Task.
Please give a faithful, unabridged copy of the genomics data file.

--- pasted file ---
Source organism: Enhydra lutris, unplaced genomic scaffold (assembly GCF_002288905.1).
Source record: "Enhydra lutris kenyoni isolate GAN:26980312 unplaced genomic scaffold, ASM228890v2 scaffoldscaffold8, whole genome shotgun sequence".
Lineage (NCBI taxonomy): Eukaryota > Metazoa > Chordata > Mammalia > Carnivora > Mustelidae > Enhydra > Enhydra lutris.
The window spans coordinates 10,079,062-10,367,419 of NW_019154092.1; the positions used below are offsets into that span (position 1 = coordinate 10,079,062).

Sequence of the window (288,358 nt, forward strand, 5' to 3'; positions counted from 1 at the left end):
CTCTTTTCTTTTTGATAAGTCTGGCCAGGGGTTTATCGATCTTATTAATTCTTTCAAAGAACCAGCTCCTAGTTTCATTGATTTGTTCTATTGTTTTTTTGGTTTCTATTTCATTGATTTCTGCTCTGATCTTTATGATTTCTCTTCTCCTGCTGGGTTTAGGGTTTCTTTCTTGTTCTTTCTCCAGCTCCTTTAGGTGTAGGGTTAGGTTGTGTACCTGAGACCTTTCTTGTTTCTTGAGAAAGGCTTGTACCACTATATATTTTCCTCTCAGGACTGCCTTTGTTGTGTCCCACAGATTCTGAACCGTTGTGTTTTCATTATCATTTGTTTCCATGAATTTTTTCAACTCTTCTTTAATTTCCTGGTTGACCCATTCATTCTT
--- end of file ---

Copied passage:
Source organism: Enhydra lutris, unplaced genomic scaffold (assembly GCF_002288905.1).
Source record: "Enhydra lutris kenyoni isolate GAN:26980312 unplaced genomic scaffold, ASM228890v2 scaffoldscaffold8, whole genome shotgun sequence".
Lineage (NCBI taxonomy): Eukaryota > Metazoa > Chordata > Mammalia > Carnivora > Mustelidae > Enhydra > Enhydra lutris.
The window spans coordinates 10,079,062-10,367,419 of NW_019154092.1; the positions used below are offsets into that span (position 1 = coordinate 10,079,062).

Sequence of the window (288,358 nt, forward strand, 5' to 3'; positions counted from 1 at the left end):
CTCTTTTCTTTTTGATAAGTCTGGCCAGGGGTTTATCGATCTTATTAATTCTTTCAAAGAACCAGCTCCTAGTTTCATTGATTTGTTCTATTGTTTTTTTGGTTTCTATTTCATTGATTTCTGCTCTGATCTTTATGATTTCTCTTCTCCTGCTGGGTTTAGGGTTTCTTTCTTGTTCTTTCTCCAGCTCCTTTAGGTGTAGGGTTAGGTTGTGTACCTGAGACCTTTCTTGTTTCTTGAGAAAGGCTTGTACCACTATATATTTTCCTCTCAGGACTGCCTTTGTTGTGTCCCACAGATTCTGAACCGTTGTGTTTTCATTATCATTTGTTTCCATGAATTTTTTCAACTCTTCTTTAATTTCCTGGTTGACCCATTCATTCTT